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SS09.11D
Shelley Dawicki
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shelley.dawicki@noaa.govshelley.dawicki@noaa.gov

August 19, 2009
RESEARCH COMMUNICATIONS
166 Water Street
Woods Hole MA 02543

Jack Hildick-Smith (Sleepy Hollow, N.Y.)

Jack makes seal jump high
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LuSeal jumps high for Jack during a public feeding and training session. (Credit: Shelley Dawicki, NOAA)
Fellow intern Elizabeth Kelly and Hildick-Smith on the beach in Nantucket during a field trip. (Credit: Woods Hole Science Aquarium)
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Caring for animals, scuba diving and swimming are among his favorite activities, but Jack Hildick-Smith of Sleepy Hollow, N. Y. also likes biology and ceramics. He is a docent at the New York Aquarium on Coney Island and cares for four fish tanks at home.

This summer he got to put some of his interests and experience to work as an intern at the Woods Hole Science Aquarium, the nation's oldest public research display aquarium and part of NOAA’s Northeast Fisheries Science Center in Woods Hole, Mass.

The annual internships provide students with the opportunity to work with a professional staff caring for a collection of about 140 species of fish and invertebrates common to the continental shelf from Maine to North Carolina, two harbor seals named LuSeal and Bumper, and sometimes sea turtles held for rehabilitation and eventual release. The interns learn about marine animal husbandry, aquarium operations, conservation, and public education. They are also trained to serve as assistant naturalists on public collecting walks to local harbors and estuaries.

Hildick-Smith began his summer internship at the Aquarium July 6 and also participated in the Aquarium’s Careers in Marine Science Seminar July 27 to August 7. The seminar students get training in marine animal husbandry and basic aquarist chores, hear presentations from scientists working in a variety of marine fields, go on collecting trips, visit other Woods Hole science institutions, and go on field trips to the New Bedford waterfront, Whaling Museum and Buttonwood Park Zoo and Nantucket's Maria Mitchell Association Aquarium.

The career seminar is designed to give students an idea of what people working in Woods Hole do, and how different areas of science contribute to the larger effort to understand the marine world and to manage marine resources wisely.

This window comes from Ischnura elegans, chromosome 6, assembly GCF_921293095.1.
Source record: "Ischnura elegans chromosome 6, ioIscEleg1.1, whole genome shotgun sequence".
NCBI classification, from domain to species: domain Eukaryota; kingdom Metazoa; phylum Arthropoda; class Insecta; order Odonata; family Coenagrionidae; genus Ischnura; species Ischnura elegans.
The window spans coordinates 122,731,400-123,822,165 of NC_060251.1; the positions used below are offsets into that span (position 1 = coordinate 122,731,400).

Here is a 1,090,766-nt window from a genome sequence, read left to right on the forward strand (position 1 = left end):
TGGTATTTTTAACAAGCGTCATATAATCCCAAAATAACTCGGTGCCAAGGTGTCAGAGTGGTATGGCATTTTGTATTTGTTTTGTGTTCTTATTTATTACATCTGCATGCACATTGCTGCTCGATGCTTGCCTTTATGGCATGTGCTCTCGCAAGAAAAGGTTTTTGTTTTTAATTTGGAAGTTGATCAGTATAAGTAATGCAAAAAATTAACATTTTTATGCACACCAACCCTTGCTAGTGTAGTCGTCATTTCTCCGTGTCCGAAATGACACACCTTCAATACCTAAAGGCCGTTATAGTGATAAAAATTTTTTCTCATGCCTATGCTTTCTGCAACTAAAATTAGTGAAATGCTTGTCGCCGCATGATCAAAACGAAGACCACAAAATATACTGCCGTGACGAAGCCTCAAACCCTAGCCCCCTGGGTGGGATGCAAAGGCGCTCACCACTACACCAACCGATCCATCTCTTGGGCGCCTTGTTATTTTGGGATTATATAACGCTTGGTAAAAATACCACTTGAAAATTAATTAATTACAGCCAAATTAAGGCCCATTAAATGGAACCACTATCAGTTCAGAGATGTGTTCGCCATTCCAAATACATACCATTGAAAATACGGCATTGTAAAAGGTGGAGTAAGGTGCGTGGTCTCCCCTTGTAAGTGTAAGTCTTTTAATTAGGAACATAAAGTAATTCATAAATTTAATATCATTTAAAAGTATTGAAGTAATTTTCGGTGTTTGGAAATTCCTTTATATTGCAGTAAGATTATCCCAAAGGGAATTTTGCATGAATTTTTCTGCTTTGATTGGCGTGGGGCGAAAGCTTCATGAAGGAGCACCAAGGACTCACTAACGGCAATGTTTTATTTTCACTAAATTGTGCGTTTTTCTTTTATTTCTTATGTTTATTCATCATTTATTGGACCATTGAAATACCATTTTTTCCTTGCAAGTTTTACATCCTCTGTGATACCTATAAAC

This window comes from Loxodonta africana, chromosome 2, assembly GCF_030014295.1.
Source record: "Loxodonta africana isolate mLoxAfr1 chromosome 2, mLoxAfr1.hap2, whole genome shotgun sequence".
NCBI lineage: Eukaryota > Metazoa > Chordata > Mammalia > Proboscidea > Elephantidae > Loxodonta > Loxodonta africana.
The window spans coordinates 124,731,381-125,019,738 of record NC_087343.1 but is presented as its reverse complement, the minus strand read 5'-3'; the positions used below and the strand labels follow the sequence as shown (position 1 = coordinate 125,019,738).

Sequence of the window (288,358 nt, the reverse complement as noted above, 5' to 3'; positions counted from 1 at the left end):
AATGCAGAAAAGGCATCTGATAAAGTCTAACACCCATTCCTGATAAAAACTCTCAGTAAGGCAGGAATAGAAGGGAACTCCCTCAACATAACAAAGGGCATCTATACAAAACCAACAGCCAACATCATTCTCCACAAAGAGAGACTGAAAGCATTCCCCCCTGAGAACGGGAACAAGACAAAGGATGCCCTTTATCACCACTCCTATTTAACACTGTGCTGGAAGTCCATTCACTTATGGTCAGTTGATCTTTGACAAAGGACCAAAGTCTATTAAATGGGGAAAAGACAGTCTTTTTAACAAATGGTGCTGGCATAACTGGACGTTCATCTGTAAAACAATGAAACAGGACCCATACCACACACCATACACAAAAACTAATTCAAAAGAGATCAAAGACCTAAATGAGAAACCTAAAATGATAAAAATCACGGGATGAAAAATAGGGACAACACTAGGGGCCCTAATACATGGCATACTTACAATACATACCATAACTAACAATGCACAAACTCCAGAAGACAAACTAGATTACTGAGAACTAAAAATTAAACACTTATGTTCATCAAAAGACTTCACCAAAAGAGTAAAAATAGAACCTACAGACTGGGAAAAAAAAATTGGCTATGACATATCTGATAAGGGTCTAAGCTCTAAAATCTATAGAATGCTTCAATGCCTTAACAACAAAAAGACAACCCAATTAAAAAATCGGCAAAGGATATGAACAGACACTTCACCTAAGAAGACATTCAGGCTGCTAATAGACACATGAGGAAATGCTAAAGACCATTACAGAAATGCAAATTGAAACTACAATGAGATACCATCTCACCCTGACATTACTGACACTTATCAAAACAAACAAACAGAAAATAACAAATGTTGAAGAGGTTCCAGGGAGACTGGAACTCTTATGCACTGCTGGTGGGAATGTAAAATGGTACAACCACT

“I was interested in pursuing a career in marine science or the medical field before I got to Woods Hole, but after this experience I am thinking more about animal husbandry or animal training,” he said of his summer experience. 

A junior at Horace Mann School in the Bronx, Hildick-Smith manages and cares for the school’s aquarium collections with a classmate. He gained permission and funding for a new saltwater tank for the study of cephalopods, a class of animals that includes squids and octopods, which he will be working on the next two years. He has been fascinated by cephalopods since the third grade, when he did a voluntary independent study project on the animals.

Hildick-Smith was an intern at the Hudson River Museum last year, managing the museum’s fresh and salt water exhibits and caring for sick fish.  He restored the seashore exhibit, and collected Hudson River estuary fish for exhibit.

“I have been interested in cuttlefish for a long time and raised some squid this summer in the Science Aquarium’s tanks,” he said. “I am really interested in how cephalopods interact with humans.”

For Jack Hildick-Smith, the opportunity to learn more about caring for marine animals from experts and fellow students was something he wanted to do once he heard about the Woods Hole Science Aquarium’s high school internship program from a former intern.

“The internship allowed me to use all my scientific, aquarium, learning and people skills and to be responsible for the care of more animals across a much wider range of species and environments,” he said.  “I got to attend lectures and visit other research facilities in Woods Hole, one of the world centers for marine science. But the best part was meeting researchers who are doing what I am interested in.”

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